A business with thoughtful and up-to-date employment policies is a business that runs well, even when it faces personnel turnover and industry changes. If you're uncomfortable setting and enforcing employment policies, you may find your business in a constant state of confusion or crisis. Even worse, you could find yourself on the wrong side of the law, facing fines or court cases if your employment policies are not in compliance with recent law changes. Let's take a look at three big mistakes that businesses make with employment contracts or policies.
1. Neglecting to State that Severance Payments are Subject to Mitigation in Employment Agreements
In the last year, the Ontario Court of Appeal made a ruling that could be very costly to employers who aren't paying attention. The court ruled that "employment agreements with a fixed severance term are not subject to an employer's implied right to deduct any mitigation earnings received by the employee during the notice period." If you're like many employers, you may have quite a few existing employment agreements that have fixed severance terms. If you want to be able to deduct mitigation earnings that were received by dismissed employees, you need to revise your employment agreements so they specify that severance payments are subject to mitigation. By making this simple change, you can avoid costly expenses in the future.
2. Ignoring Changes in Non-competition Terms
Recent changes to laws regarding non-competition covenants could be costly to your business. Laws continue to change, and if you don't keep up on new and subtle nuances to the law, you could find yourself in a weak position. It's no secret that non-competition covenants are difficult to enforce, but you have a much better chance of success when you use non-competition covenants that comply with the courts’ freshest and most current tests.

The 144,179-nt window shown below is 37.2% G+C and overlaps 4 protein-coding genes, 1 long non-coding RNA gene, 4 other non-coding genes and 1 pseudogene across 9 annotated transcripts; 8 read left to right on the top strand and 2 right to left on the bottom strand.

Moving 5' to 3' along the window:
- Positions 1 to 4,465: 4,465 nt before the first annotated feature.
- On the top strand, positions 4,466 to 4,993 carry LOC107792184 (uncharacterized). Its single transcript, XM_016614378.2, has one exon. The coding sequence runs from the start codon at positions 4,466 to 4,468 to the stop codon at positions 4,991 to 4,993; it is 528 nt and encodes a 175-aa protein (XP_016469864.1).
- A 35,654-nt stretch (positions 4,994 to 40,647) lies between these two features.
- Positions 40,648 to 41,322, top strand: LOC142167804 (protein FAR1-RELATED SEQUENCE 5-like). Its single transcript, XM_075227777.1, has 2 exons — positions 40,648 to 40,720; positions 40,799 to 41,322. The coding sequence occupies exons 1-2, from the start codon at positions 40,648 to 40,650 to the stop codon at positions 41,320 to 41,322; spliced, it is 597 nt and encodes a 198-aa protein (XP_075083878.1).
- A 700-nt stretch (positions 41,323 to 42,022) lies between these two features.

3. Neglecting to Review Your Compliance with the Accessibility for Ontarians with Disabilities Act, 2005 (AODA)
If your business employs more than 20 people, you need to pay special attention to AODA compliance. The AODA requires all organizations with 20 or more people to file a Compliance Report with the Ministry of Community and Social Services. This report confirms that your business follows all rules and regulations included in the AODA's Customer Service Standard. But that's not all. Even if your business just employs a single person (you), you need to create and implement an accessibility policy. This policy should include plans for disabilities that affect communication, benefit from the use of assistive devices, or require service animals. The policy should also focus on principles of equal opportunity, independence, integration, and dignity.
Obviously, it's difficult to keep up with employment policies. You're busy trying to keep your business running smoothly. You have plenty to do with your daily tasks without trying to keep up with legislative changes that may or may not affect your business.
A full service outsourced payroll firm can help you keep up with changes in employment policies so you don't have to. At The Payroll Edge, for instance, we ensure that our clients don't run into problems with employment contracts issues like severance plans, non-competition, and AODA compliance because we review their current policies and make updates if they're needed. And if you don't currently have an up-to-date employee policy, we can help you to become fully compliant with all government regulations.
For more information about how The Payroll Edge can help you to avoid costly problems with employment policies, or for information on other payroll and business services, contact us. We'll be happy to discuss your business' individual needs and make a customized plan for you.